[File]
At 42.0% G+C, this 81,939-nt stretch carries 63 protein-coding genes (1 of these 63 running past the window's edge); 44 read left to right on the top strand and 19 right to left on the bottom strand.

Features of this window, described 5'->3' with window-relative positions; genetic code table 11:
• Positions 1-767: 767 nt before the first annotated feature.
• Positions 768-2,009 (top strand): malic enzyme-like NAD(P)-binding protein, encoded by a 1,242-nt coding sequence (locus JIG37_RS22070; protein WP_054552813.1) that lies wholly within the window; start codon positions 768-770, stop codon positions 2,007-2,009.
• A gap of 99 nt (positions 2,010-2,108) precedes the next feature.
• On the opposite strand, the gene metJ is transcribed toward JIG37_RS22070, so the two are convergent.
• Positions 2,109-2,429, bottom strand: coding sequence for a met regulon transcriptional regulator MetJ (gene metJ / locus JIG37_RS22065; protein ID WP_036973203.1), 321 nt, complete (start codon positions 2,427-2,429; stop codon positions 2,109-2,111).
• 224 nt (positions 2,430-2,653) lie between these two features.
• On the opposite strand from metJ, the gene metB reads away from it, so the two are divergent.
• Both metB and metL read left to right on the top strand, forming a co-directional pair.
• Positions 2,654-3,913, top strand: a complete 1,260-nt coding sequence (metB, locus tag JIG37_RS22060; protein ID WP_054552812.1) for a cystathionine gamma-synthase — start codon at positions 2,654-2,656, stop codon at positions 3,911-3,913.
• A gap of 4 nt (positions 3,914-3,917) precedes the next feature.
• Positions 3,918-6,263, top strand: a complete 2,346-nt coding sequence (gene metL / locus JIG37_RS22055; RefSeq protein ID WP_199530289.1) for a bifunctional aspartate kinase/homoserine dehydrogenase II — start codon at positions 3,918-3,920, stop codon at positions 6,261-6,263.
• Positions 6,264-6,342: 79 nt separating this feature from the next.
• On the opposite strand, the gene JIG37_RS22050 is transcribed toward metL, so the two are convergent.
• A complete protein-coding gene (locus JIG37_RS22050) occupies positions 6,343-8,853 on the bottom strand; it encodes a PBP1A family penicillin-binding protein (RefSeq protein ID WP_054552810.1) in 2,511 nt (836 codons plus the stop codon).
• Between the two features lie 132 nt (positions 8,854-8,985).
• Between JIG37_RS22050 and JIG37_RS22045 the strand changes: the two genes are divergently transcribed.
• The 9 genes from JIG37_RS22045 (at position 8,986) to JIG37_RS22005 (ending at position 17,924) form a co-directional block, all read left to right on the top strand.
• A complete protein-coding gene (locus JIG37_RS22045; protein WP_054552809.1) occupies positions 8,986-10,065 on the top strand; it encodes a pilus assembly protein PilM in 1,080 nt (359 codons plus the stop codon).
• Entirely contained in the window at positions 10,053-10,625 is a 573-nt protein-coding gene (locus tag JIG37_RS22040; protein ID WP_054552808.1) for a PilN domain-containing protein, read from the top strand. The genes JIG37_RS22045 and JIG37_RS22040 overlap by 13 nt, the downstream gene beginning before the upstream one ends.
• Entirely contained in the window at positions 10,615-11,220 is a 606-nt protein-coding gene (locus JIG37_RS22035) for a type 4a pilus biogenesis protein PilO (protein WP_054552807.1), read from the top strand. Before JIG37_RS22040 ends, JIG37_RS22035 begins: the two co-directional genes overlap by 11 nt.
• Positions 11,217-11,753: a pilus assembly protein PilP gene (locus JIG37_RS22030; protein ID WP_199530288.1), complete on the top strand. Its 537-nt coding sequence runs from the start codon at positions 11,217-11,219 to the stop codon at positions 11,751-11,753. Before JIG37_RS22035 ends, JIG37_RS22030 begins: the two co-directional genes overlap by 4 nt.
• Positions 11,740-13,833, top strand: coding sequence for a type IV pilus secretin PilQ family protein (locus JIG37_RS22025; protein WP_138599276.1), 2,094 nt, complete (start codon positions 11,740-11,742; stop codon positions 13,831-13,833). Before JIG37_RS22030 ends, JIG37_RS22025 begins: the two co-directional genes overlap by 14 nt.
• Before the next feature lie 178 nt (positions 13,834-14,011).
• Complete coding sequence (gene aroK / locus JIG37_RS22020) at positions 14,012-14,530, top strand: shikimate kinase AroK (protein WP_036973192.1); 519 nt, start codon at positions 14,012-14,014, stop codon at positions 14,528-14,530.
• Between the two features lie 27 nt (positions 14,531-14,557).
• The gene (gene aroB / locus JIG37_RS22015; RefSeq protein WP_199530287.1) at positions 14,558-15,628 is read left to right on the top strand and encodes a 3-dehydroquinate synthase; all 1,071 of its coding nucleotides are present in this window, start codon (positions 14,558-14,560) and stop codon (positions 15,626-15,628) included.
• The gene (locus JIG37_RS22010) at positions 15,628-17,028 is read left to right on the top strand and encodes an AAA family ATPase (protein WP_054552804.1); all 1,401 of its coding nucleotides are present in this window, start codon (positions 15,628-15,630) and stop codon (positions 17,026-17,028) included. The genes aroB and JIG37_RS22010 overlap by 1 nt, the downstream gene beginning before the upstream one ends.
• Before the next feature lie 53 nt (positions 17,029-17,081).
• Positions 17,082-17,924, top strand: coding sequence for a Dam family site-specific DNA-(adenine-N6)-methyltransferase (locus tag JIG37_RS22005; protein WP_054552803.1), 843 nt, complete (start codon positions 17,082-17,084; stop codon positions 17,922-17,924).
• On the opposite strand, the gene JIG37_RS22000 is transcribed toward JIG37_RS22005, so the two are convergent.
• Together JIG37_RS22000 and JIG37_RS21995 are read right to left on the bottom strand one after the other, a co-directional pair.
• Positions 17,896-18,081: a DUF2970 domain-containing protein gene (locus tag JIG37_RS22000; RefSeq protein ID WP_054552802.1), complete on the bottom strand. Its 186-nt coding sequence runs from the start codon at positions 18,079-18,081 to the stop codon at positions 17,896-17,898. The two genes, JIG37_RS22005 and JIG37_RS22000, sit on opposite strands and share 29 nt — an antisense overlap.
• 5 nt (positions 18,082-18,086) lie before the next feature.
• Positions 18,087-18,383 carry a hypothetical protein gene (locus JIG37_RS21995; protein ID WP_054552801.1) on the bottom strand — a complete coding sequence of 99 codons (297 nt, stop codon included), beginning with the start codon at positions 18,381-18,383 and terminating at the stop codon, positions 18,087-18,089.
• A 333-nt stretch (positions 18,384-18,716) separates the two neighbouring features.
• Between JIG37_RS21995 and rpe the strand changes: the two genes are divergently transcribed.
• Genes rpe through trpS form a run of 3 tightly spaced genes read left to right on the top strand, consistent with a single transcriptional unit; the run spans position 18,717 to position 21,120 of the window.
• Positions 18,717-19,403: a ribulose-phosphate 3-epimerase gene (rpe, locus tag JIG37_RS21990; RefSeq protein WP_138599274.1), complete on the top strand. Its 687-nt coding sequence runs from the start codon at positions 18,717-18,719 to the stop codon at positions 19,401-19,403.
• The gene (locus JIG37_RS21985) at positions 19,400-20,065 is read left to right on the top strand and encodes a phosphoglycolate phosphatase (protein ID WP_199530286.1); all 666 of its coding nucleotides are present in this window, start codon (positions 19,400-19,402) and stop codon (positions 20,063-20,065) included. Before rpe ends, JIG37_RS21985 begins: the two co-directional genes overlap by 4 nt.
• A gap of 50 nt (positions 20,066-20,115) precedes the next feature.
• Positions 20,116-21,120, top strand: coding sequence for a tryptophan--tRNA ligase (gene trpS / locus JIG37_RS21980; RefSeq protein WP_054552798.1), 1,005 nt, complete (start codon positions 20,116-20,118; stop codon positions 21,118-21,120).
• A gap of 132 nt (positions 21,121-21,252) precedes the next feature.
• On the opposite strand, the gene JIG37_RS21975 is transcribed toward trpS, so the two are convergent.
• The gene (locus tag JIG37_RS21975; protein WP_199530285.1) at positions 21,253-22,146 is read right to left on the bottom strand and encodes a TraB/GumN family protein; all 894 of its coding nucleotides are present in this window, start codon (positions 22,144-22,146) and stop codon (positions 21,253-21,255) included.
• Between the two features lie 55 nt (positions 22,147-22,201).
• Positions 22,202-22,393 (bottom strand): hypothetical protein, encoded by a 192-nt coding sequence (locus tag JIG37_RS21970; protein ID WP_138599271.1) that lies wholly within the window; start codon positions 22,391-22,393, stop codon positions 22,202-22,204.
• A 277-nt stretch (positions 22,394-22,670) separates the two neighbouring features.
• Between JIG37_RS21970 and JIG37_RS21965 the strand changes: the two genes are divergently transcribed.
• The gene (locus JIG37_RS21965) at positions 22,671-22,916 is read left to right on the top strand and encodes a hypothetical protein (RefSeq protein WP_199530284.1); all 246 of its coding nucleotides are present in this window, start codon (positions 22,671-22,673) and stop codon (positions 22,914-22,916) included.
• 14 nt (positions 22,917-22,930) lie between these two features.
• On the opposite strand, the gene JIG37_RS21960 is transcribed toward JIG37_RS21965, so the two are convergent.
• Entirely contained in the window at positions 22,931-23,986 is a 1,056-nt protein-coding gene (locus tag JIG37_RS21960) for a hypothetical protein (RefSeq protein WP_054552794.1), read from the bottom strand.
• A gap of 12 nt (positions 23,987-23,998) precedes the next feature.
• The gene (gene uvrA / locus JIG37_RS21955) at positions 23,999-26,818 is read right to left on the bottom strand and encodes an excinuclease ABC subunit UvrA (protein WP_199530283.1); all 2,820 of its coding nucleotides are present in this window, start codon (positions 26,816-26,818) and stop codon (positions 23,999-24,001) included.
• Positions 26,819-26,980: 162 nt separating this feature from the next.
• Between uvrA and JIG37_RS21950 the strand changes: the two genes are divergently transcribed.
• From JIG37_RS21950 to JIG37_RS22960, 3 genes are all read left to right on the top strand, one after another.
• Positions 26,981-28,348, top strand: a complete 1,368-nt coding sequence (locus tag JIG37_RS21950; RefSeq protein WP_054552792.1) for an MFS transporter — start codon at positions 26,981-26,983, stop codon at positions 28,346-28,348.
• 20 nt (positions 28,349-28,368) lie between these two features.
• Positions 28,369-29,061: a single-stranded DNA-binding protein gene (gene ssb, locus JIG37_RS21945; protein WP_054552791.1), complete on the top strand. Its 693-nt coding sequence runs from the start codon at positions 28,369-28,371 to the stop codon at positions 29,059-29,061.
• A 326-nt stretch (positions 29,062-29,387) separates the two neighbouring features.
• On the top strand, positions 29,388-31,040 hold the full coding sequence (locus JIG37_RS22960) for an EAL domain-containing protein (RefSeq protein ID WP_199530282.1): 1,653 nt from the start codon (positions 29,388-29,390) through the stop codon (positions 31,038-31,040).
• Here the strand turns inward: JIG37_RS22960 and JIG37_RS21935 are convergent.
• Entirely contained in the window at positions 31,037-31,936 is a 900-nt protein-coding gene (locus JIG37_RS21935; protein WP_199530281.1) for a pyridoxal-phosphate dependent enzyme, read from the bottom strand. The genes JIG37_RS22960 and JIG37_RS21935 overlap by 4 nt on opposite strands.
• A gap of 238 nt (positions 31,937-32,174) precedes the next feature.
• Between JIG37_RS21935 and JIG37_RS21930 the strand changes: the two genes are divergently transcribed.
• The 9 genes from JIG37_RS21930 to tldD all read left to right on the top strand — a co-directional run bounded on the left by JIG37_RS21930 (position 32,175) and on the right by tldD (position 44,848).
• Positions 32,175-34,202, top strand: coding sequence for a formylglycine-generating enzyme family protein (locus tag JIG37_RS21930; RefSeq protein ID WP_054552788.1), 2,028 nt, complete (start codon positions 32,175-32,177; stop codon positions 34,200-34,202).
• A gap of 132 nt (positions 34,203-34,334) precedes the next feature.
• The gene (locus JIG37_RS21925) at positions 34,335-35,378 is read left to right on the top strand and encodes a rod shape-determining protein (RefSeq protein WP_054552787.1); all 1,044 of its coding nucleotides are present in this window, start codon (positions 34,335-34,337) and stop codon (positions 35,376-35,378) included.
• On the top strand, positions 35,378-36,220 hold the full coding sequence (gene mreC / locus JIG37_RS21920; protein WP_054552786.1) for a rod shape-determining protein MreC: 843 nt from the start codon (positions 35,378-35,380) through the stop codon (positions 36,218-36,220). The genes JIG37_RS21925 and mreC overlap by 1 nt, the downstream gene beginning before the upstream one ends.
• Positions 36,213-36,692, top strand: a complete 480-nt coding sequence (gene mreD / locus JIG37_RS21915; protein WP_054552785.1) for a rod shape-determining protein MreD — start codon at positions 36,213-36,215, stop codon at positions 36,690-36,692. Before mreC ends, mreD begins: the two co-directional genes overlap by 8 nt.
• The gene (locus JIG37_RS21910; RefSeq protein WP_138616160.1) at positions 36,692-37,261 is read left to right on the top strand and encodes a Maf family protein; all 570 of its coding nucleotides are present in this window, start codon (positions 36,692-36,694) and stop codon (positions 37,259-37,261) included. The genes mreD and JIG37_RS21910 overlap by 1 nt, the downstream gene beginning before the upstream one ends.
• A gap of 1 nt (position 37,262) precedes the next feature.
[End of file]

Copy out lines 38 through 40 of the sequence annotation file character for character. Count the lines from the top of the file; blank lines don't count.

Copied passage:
• Between JIG37_RS21995 and rpe the strand changes: the two genes are divergently transcribed.
• Genes rpe through trpS form a run of 3 tightly spaced genes read left to right on the top strand, consistent with a single transcriptional unit; the run spans position 18,717 to position 21,120 of the window.
• Positions 18,717-19,403: a ribulose-phosphate 3-epimerase gene (rpe, locus tag JIG37_RS21990; RefSeq protein WP_138599274.1), complete on the top strand. Its 687-nt coding sequence runs from the start codon at positions 18,717-18,719 to the stop codon at positions 19,401-19,403.